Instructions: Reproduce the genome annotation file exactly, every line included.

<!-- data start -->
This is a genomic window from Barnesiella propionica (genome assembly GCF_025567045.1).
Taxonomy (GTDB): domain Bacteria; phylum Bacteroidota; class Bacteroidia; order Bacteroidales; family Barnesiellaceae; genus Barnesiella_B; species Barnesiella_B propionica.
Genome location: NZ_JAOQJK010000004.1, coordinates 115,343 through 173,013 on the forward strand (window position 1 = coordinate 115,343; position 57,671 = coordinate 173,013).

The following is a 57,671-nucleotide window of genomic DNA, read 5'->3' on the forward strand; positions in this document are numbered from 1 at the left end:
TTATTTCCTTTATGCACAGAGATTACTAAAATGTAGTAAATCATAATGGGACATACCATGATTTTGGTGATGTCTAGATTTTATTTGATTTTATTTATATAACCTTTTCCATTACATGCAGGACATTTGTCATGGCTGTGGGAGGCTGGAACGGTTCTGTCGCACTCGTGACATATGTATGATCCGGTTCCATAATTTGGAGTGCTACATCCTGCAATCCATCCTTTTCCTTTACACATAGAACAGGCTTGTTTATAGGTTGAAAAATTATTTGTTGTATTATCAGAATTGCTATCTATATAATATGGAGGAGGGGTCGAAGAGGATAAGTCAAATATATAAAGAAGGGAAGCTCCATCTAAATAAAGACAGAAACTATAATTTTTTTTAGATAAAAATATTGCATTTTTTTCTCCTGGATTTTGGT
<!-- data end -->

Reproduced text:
This is a genomic window from Barnesiella propionica (genome assembly GCF_025567045.1).
Taxonomy (GTDB): domain Bacteria; phylum Bacteroidota; class Bacteroidia; order Bacteroidales; family Barnesiellaceae; genus Barnesiella_B; species Barnesiella_B propionica.
Genome location: NZ_JAOQJK010000004.1, coordinates 115,343 through 173,013 on the forward strand (window position 1 = coordinate 115,343; position 57,671 = coordinate 173,013).

The following is a 57,671-nucleotide window of genomic DNA, read 5'->3' on the forward strand; positions in this document are numbered from 1 at the left end:
TTATTTCCTTTATGCACAGAGATTACTAAAATGTAGTAAATCATAATGGGACATACCATGATTTTGGTGATGTCTAGATTTTATTTGATTTTATTTATATAACCTTTTCCATTACATGCAGGACATTTGTCATGGCTGTGGGAGGCTGGAACGGTTCTGTCGCACTCGTGACATATGTATGATCCGGTTCCATAATTTGGAGTGCTACATCCTGCAATCCATCCTTTTCCTTTACACATAGAACAGGCTTGTTTATAGGTTGAAAAATTATTTGTTGTATTATCAGAATTGCTATCTATATAATATGGAGGAGGGGTCGAAGAGGATAAGTCAAATATATAAAGAAGGGAAGCTCCATCTAAATAAAGACAGAAACTATAATTTTTTTTAGATAAAAATATTGCATTTTTTTCTCCTGGATTTTGGT